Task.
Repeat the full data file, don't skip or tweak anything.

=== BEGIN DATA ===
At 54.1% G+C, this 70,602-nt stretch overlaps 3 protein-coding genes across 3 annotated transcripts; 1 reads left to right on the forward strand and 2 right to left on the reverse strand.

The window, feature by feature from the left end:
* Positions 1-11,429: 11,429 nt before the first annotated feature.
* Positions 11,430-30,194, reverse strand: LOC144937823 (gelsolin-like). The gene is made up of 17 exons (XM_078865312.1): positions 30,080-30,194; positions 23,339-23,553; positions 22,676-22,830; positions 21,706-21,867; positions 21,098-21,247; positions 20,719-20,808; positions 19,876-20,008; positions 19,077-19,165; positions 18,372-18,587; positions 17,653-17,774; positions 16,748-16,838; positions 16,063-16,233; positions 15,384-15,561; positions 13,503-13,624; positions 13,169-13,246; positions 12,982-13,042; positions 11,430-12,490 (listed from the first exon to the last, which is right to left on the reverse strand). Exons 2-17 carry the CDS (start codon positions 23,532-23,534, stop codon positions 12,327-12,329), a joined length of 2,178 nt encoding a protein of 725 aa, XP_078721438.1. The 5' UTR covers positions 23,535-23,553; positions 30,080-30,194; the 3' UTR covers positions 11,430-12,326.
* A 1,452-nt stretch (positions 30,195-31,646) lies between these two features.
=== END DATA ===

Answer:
At 54.1% G+C, this 70,602-nt stretch overlaps 3 protein-coding genes across 3 annotated transcripts; 1 reads left to right on the forward strand and 2 right to left on the reverse strand.

The window, feature by feature from the left end:
* Positions 1-11,429: 11,429 nt before the first annotated feature.
* Positions 11,430-30,194, reverse strand: LOC144937823 (gelsolin-like). The gene is made up of 17 exons (XM_078865312.1): positions 30,080-30,194; positions 23,339-23,553; positions 22,676-22,830; positions 21,706-21,867; positions 21,098-21,247; positions 20,719-20,808; positions 19,876-20,008; positions 19,077-19,165; positions 18,372-18,587; positions 17,653-17,774; positions 16,748-16,838; positions 16,063-16,233; positions 15,384-15,561; positions 13,503-13,624; positions 13,169-13,246; positions 12,982-13,042; positions 11,430-12,490 (listed from the first exon to the last, which is right to left on the reverse strand). Exons 2-17 carry the CDS (start codon positions 23,532-23,534, stop codon positions 12,327-12,329), a joined length of 2,178 nt encoding a protein of 725 aa, XP_078721438.1. The 5' UTR covers positions 23,535-23,553; positions 30,080-30,194; the 3' UTR covers positions 11,430-12,326.
* A 1,452-nt stretch (positions 30,195-31,646) lies between these two features.